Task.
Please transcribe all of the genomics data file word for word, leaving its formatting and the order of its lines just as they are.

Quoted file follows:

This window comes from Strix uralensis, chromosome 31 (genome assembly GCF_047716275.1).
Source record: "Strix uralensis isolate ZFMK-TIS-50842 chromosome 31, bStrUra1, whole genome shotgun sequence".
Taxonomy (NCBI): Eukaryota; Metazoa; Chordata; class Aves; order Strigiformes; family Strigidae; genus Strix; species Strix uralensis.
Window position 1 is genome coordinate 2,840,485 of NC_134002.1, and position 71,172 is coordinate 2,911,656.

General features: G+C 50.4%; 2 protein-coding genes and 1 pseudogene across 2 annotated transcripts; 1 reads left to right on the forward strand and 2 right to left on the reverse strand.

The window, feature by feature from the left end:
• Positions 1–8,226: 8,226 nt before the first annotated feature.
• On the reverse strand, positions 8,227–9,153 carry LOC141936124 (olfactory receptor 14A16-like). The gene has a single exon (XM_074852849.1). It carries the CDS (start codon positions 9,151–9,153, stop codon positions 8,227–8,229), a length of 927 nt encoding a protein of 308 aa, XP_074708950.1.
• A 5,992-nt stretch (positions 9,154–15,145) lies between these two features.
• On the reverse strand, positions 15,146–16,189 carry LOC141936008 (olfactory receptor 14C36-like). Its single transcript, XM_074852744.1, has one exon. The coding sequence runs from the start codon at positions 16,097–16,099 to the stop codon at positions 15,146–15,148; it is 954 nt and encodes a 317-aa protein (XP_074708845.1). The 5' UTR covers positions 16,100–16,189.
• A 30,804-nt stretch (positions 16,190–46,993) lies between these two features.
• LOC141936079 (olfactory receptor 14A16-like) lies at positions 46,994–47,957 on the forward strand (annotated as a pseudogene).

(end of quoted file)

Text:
This window comes from Strix uralensis, chromosome 31 (genome assembly GCF_047716275.1).
Source record: "Strix uralensis isolate ZFMK-TIS-50842 chromosome 31, bStrUra1, whole genome shotgun sequence".
Taxonomy (NCBI): Eukaryota; Metazoa; Chordata; class Aves; order Strigiformes; family Strigidae; genus Strix; species Strix uralensis.
Window position 1 is genome coordinate 2,840,485 of NC_134002.1, and position 71,172 is coordinate 2,911,656.

General features: G+C 50.4%; 2 protein-coding genes and 1 pseudogene across 2 annotated transcripts; 1 reads left to right on the forward strand and 2 right to left on the reverse strand.

The window, feature by feature from the left end:
• Positions 1–8,226: 8,226 nt before the first annotated feature.
• On the reverse strand, positions 8,227–9,153 carry LOC141936124 (olfactory receptor 14A16-like). The gene has a single exon (XM_074852849.1). It carries the CDS (start codon positions 9,151–9,153, stop codon positions 8,227–8,229), a length of 927 nt encoding a protein of 308 aa, XP_074708950.1.
• A 5,992-nt stretch (positions 9,154–15,145) lies between these two features.
• On the reverse strand, positions 15,146–16,189 carry LOC141936008 (olfactory receptor 14C36-like). Its single transcript, XM_074852744.1, has one exon. The coding sequence runs from the start codon at positions 16,097–16,099 to the stop codon at positions 15,146–15,148; it is 954 nt and encodes a 317-aa protein (XP_074708845.1). The 5' UTR covers positions 16,100–16,189.
• A 30,804-nt stretch (positions 16,190–46,993) lies between these two features.
• LOC141936079 (olfactory receptor 14A16-like) lies at positions 46,994–47,957 on the forward strand (annotated as a pseudogene).